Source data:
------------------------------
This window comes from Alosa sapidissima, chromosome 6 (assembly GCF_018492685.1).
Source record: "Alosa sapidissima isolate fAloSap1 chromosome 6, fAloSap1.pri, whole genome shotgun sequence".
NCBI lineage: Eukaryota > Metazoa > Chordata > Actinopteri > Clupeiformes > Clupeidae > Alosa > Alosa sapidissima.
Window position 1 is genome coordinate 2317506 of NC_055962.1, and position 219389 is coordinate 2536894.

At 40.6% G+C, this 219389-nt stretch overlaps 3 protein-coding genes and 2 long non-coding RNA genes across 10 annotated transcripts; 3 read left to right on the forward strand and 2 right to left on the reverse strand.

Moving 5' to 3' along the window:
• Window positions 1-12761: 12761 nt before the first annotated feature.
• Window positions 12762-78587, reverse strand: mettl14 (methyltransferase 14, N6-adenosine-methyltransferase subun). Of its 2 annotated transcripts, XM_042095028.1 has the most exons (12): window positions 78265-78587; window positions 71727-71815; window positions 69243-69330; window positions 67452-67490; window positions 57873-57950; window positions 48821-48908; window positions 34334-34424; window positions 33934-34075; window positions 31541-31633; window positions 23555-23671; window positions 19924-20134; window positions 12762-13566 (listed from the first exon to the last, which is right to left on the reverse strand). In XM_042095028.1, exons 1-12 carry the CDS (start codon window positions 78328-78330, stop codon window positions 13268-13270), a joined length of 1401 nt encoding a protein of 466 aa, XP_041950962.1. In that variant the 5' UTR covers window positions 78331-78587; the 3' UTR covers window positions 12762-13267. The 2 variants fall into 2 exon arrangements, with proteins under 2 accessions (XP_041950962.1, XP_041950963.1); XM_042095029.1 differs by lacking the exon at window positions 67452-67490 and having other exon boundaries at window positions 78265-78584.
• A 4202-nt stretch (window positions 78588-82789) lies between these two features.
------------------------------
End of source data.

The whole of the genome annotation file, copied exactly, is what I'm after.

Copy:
This window comes from Alosa sapidissima, chromosome 6 (assembly GCF_018492685.1).
Source record: "Alosa sapidissima isolate fAloSap1 chromosome 6, fAloSap1.pri, whole genome shotgun sequence".
NCBI lineage: Eukaryota > Metazoa > Chordata > Actinopteri > Clupeiformes > Clupeidae > Alosa > Alosa sapidissima.
Window position 1 is genome coordinate 2317506 of NC_055962.1, and position 219389 is coordinate 2536894.

At 40.6% G+C, this 219389-nt stretch overlaps 3 protein-coding genes and 2 long non-coding RNA genes across 10 annotated transcripts; 3 read left to right on the forward strand and 2 right to left on the reverse strand.

Moving 5' to 3' along the window:
• Window positions 1-12761: 12761 nt before the first annotated feature.
• Window positions 12762-78587, reverse strand: mettl14 (methyltransferase 14, N6-adenosine-methyltransferase subun). Of its 2 annotated transcripts, XM_042095028.1 has the most exons (12): window positions 78265-78587; window positions 71727-71815; window positions 69243-69330; window positions 67452-67490; window positions 57873-57950; window positions 48821-48908; window positions 34334-34424; window positions 33934-34075; window positions 31541-31633; window positions 23555-23671; window positions 19924-20134; window positions 12762-13566 (listed from the first exon to the last, which is right to left on the reverse strand). In XM_042095028.1, exons 1-12 carry the CDS (start codon window positions 78328-78330, stop codon window positions 13268-13270), a joined length of 1401 nt encoding a protein of 466 aa, XP_041950962.1. In that variant the 5' UTR covers window positions 78331-78587; the 3' UTR covers window positions 12762-13267. The 2 variants fall into 2 exon arrangements, with proteins under 2 accessions (XP_041950962.1, XP_041950963.1); XM_042095029.1 differs by lacking the exon at window positions 67452-67490 and having other exon boundaries at window positions 78265-78584.
• A 4202-nt stretch (window positions 78588-82789) lies between these two features.